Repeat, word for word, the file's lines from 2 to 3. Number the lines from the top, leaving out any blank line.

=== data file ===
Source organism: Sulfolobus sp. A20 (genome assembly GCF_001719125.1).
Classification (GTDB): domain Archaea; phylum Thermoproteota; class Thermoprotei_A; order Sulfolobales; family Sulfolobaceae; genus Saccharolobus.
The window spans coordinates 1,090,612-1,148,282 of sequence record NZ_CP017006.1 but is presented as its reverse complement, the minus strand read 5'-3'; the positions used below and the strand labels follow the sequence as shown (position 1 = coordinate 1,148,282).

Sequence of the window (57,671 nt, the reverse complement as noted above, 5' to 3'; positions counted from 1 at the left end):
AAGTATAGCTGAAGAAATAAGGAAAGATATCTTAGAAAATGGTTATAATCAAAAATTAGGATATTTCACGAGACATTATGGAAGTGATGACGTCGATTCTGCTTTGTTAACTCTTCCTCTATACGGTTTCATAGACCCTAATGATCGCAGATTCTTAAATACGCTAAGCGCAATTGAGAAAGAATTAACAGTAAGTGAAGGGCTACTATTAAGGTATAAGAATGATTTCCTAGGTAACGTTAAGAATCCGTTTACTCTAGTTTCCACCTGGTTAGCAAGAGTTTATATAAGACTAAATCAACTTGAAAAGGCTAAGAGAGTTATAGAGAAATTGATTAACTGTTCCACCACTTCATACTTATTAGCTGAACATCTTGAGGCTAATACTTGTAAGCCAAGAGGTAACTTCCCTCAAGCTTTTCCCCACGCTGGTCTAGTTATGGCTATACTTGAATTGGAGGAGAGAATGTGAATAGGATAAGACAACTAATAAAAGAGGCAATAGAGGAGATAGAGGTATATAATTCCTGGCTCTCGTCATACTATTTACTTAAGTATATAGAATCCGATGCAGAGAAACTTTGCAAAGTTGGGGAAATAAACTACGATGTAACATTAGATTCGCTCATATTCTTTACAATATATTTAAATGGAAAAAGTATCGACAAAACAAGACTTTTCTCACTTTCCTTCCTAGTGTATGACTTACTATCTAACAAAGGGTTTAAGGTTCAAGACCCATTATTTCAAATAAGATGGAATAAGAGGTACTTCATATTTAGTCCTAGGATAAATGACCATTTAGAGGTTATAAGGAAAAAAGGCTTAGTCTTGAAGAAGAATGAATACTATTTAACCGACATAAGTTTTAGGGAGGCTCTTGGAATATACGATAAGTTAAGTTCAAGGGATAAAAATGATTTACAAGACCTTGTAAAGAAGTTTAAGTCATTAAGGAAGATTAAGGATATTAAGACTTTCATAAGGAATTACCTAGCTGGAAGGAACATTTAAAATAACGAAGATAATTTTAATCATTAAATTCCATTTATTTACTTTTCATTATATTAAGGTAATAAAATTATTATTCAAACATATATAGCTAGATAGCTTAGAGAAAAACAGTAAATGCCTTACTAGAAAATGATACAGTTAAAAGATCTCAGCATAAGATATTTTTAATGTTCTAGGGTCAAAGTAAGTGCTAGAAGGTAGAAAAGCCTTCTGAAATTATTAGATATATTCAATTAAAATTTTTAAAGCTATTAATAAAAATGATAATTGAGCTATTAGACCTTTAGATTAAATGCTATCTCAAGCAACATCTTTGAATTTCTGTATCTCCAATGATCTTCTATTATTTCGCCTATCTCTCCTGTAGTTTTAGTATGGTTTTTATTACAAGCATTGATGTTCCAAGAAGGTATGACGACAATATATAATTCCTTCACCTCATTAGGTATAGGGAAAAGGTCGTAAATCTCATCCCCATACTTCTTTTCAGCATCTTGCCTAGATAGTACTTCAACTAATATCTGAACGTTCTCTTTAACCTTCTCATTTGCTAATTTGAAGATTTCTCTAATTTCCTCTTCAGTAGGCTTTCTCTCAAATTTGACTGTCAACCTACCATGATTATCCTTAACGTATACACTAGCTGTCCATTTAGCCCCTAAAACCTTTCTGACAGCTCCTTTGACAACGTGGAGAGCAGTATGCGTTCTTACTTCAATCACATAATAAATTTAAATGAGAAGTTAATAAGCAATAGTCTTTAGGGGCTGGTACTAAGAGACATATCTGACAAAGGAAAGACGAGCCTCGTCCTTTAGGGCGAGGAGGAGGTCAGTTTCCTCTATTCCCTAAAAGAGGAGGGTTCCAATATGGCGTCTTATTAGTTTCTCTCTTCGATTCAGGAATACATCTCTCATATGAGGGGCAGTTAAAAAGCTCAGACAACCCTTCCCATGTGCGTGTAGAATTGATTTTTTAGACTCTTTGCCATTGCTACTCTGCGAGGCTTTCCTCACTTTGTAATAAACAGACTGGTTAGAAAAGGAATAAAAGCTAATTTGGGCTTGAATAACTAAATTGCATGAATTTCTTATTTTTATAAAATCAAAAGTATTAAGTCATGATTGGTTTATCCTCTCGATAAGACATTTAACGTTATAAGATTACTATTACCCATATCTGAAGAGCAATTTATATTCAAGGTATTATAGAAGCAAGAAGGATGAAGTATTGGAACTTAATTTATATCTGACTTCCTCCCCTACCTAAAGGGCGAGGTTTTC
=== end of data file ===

Classification (GTDB): domain Archaea; phylum Thermoproteota; class Thermoprotei_A; order Sulfolobales; family Sulfolobaceae; genus Saccharolobus.
The window spans coordinates 1,090,612-1,148,282 of sequence record NZ_CP017006.1 but is presented as its reverse complement, the minus strand read 5'-3'; the positions used below and the strand labels follow the sequence as shown (position 1 = coordinate 1,148,282).